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Crucibles of Black EmpowermentChicago’s Neighborhood Politics from the New Deal to Harold Washington$
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Jeffrey Helgeson

Print publication date: 2014

Print ISBN-13: 9780226130699

Published to Chicago Scholarship Online: September 2014

DOI: 10.7208/chicago/9780226130729.001.0001

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PRINTED FROM CHICAGO SCHOLARSHIP ONLINE (www.chicago.universitypressscholarship.com). (c) Copyright University of Chicago Press, 2020. All Rights Reserved. An individual user may print out a PDF of a single chapter of a monograph in CHSO for personal use.date: 04 June 2020

Capitalism without Capital

Capitalism without Capital

Postwar Employment Activism

Chapter:
(p.162) Chapter Five Capitalism without Capital
Source:
Crucibles of Black Empowerment
Author(s):

Jeffrey Helgeson

Publisher:
University of Chicago Press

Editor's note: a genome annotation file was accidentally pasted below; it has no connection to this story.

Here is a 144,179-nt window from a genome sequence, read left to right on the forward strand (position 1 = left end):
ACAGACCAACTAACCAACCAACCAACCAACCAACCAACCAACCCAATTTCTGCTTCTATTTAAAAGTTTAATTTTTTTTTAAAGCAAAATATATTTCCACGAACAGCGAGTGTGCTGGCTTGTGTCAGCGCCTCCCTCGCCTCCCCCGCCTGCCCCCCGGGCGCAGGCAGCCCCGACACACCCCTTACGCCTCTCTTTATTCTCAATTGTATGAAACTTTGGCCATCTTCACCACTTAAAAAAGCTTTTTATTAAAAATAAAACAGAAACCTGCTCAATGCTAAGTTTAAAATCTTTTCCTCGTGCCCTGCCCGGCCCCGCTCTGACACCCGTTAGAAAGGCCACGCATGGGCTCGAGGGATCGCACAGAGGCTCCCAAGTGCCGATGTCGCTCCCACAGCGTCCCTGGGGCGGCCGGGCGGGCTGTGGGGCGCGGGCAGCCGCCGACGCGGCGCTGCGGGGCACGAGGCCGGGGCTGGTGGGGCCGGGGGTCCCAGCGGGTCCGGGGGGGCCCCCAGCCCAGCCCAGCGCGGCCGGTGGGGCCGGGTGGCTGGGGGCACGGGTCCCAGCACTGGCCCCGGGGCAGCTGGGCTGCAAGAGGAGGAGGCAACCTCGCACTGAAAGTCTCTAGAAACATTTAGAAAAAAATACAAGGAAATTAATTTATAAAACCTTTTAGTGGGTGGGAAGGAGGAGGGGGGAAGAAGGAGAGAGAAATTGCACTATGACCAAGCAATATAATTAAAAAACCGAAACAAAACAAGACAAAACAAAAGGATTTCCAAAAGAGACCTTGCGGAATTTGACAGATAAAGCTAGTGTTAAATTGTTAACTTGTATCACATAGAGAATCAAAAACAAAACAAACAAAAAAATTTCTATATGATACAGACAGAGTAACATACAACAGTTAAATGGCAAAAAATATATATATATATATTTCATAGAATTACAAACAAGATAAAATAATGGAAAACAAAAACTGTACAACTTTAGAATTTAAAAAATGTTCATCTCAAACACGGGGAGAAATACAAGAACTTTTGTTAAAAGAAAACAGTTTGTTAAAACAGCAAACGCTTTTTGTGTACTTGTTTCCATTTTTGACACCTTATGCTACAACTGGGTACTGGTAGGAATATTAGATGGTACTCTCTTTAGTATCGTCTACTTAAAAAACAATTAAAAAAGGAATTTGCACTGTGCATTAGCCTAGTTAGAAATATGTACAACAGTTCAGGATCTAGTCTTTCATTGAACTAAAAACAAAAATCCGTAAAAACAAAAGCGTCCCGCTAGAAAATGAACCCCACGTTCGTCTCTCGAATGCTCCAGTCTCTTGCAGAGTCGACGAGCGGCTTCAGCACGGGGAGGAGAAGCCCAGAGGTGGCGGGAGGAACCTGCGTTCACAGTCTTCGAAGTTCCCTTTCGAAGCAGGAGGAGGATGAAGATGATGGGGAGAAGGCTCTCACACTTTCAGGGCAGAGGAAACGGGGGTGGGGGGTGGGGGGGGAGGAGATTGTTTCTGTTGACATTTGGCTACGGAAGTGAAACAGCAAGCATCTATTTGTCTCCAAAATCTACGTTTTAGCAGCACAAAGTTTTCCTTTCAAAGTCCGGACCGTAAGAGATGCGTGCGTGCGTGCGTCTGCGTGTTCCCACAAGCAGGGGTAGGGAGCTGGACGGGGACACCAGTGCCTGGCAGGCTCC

DOI:10.7208/chicago/9780226130729.003.0006

Like Chapter 4, this chapter details the uneven opportunities black workers faced during the postwar economic boom. Even as the economy grew, stable, low-skilled jobs were disappearing. In the face of this growing crisis, this chapter shows that most black reformers in Chicago continued to focus on trying to train and place black men in the remaining jobs. This was true of activists in the Chicago Urban League struggling over how to best serve local workers, as well as of newer protest organizations like those connected to the Negro American Labor Council and Reverend Jesse Jackson’s Operation Breadbasket. They all found it was easier to break down barriers to specific jobs for limited numbers of workers than it was to distribute the jobs they won, much less to fight for the improvement of service-sector jobs or the creation of jobs in black neighborhoods.

Keywords:   Chicago Urban League, Negro American Labor Council, Reverend Jesse Jackson, Operation Breadbasket, Postwar, Economic boom, Jobs, Black workers

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